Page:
For the Family:

photo for Santa Stole Our Dog Ed Asner stars as Santa Claus in “Santa Stole Our Dog” (2017), a heartwarming holiday adventure for the whole family. On a snowy Christmas Eve, the Whitehaven’s beloved family dog, Rusty, goes missing: Santa Claus accidentally stole him. So begins an epic journey through the twelve days of Christmas as the family ventures to the North Pole to get their beloved canine back. Features original songs by Dolly Parton, John Schneider and Leiber & Stoller. Stars Yves Bright, Carrie Schroeder, Lexi Golden and Chase Pollock. From Universal.

Special Interest:

“Trumping Democracy” (2017) is the explosive new documentary directed by Thomas Huchon from Europe’s popular SPICEE news network (a French investigative media outlet) that follows the money behind the ultra-conservative faction that quietly engineered itself to power, via the campaign of Donald J. Trump. 77,000 votes in Wisconsin, Pennsylvania, and Michigan won Trump the Electoral College vote, despite his 2.8 million photo for Trumping Democracy popular vote loss. This documentary proves this was not chance, luck, or a free and open democratic victory. This was a hijacking of the Electoral College, by a puppet master named Robert Mercer who manipulated the 2016 election by influencing voters using their personal data, fears, and vulnerabilities, while targeting them right down to the zip code level. Trump became the 45th president by winning three key states, a victory engineered by an ultra-conservative faction that quietly mapped its way to power using fake news, lies and psychometrics. This explosive documentary follows the money to the reclusive multi-billionaire Robert Mercer, who bought Breitbart News and funded the effort while inserting Steve Bannon into the presidential campaign as its manager. Using the data of millions of Americans acquired from Facebook, Google, banks, credit companies, social security and more, Cambridge Analytica, another Mercer-owned company, used tactics honed during the UK’s Brexit campaign to identify voters deemed “most neurotic or worried,” whom they believed could swing for Trump. In the darkness of the web, democracy was trumped by data. From Cinema Libre Studio … “All Male, All Nude” (2017) is a documentary about Atlanta’s notorious and legendary gay strip club, Swinging Richards, America’s only all male, all nude, gay strip club — located in the heart of the Bible Belt. Straight men, gay men, bi-sexual men, and those who are gay only when the money is right, support themselves, and sometimes their families, by dancing nude for a diverse clientele of all shapes, sizes, and sexualities. Each relishes, defends, enjoys, and abhors their career choice and looks back on life’s lessons that led them to where they are now. “All Male, All Nude” is a cutting-edge journey into the taboo world of male stripping. The men living this life can’t be boxed in, nor can those who pay to watch them strip. From Breaking Glass Pictures … photo for 2017 World Series Champions and 2017 World Series Collector's Edition: Houston Astros Celebrate the 2017 Houston Astros with “2017 World Series Champions and 2017 World Series Collector’s Edition: Houston Astros” (2017). “2017 World Series Champions”: Two-disc set chronicling Houston’s mesmerizing run, expertly edited from hundreds of hours of original breathtaking, hi-def footage from game broadcasts and the MLB Film & Video Archive. An extraordinary memento certain to thrill Astros fans and baseball aficionados alike, the pulse-pounding documentary features comprehensive highlights, exclusive access and interviews, delivering viewers directly to the ballparks. Championship-caliber bonus features include “Regular Season Highlights,” “Clinching Moments,” “World Series Highlights” and the” World Series Parade.” “2017 World Series Collector’s Edition”: Eight-disc set that preserves every inning, every play and every gripping moment from the 2017 Fall Classic. Home audiences will be able to relive all seven complete World Series games, as well as revel in the pennant-clinching ALCS Game 7 at Minute Maid Park. Each disc features a SleeveStats insert, which contains official stats, game trivia and more; also included are four audio options, allowing viewers to watch the games while listening to either the television broadcast, Astros or Dodgers Radio Network announcers, or a Spanish-language version of the broadcasts. From Shout! Factory … Twenty-five years after the collapse of the German Democratic Republic (GDR), filmmaker Petra Epperlein returns to the proletarian Oz of her childhood to find the truth about her late father’s suicide and his rumored Stasi past in “Karl Marx City” (2016 — Germany). Had he been an informant for the secret police? Was her childhood an elaborate fiction? As she looks for answers in the Stasis extensive archives, she pulls back the curtain of her own nostalgia and enters the parallel world of the security state, seeing her former life through the lens of the oppressor. Reconstructing everyday GDR life through declassified Stasi surveillance footage, the past plays like dystopian science fiction, providing a chilling backdrop to interrogate the apparatus of control and the meaning of truth in a society where every action and thought was suspect. From Film Movement.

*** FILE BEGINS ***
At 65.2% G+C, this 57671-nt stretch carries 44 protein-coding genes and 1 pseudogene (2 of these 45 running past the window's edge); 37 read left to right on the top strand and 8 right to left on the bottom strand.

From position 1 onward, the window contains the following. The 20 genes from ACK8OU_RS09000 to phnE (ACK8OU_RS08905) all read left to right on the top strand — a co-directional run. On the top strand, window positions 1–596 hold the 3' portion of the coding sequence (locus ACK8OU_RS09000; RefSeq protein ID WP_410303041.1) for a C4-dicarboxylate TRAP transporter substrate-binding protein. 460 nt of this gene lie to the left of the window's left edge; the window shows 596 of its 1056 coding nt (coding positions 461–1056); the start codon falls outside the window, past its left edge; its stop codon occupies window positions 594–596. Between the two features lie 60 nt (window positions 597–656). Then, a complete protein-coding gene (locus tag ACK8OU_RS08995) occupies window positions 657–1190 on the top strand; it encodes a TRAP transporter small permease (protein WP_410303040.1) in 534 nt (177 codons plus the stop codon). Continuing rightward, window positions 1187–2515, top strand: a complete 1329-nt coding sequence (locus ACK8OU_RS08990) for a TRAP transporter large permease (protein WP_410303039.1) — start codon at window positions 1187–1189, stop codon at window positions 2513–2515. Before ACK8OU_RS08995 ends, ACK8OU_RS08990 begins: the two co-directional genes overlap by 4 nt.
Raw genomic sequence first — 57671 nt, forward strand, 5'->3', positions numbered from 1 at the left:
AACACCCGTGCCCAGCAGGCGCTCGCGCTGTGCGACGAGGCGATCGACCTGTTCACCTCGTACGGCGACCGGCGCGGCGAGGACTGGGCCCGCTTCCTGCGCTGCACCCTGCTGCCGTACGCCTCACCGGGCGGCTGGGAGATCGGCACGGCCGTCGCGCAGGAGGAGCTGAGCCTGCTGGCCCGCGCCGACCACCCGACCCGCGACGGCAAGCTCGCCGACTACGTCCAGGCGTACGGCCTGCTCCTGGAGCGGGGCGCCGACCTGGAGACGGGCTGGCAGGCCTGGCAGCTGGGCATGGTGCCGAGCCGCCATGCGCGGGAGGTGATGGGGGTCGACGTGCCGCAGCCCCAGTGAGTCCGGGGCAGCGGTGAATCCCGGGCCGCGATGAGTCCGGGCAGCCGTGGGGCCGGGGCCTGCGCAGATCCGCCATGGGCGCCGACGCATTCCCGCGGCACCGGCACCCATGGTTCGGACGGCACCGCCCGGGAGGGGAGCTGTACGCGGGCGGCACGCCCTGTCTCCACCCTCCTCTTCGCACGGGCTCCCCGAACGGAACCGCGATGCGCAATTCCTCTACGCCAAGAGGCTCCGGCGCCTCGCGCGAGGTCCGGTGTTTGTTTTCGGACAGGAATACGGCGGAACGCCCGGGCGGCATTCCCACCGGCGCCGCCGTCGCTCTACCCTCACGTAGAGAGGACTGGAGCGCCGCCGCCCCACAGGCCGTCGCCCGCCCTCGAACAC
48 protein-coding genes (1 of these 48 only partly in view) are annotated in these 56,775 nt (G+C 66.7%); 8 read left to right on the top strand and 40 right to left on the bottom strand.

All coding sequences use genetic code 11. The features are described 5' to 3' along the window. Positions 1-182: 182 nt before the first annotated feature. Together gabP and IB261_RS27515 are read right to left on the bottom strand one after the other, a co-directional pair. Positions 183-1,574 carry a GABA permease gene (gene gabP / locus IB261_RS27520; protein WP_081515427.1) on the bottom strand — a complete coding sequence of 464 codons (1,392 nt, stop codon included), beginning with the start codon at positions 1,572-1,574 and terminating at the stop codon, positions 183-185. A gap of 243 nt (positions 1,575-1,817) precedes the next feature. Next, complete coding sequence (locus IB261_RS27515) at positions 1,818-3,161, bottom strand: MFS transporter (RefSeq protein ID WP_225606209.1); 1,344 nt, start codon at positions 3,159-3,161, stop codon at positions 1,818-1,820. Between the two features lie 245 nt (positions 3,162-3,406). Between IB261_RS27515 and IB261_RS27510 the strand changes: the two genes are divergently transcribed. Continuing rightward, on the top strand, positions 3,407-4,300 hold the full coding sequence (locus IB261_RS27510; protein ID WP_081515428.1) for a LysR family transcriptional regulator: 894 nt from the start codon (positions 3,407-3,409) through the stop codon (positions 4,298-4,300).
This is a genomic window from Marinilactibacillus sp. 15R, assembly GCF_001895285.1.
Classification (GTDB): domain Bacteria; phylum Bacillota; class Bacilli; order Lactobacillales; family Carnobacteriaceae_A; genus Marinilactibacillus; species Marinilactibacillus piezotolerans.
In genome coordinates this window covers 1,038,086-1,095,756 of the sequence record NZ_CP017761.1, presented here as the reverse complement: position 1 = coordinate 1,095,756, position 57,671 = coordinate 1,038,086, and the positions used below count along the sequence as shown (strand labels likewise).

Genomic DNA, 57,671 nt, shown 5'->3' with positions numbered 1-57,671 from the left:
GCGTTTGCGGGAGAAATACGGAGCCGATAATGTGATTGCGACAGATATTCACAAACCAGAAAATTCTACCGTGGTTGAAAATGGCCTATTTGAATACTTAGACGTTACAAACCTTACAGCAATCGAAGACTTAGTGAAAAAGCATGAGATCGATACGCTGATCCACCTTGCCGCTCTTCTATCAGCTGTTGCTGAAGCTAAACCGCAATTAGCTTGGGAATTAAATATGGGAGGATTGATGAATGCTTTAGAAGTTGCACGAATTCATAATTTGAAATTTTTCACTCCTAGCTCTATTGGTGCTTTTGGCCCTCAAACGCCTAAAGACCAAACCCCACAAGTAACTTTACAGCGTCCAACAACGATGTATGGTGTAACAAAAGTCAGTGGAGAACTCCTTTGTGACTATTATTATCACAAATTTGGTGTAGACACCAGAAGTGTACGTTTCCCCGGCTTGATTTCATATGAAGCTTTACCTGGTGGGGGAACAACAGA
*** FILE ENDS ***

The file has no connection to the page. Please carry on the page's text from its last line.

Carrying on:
All DVDs and Blu-rays are screened on a reference system consisting of an Oppo BDP-83 Blu-ray Disc Player w/SACD & DVD-Audio, a Rotel RSX-972 Surround Sound Receiver, and Phase Technology 1.1 (front), 33.1 (center), and 50 (rear) speakers, and Power 10 subwoofer.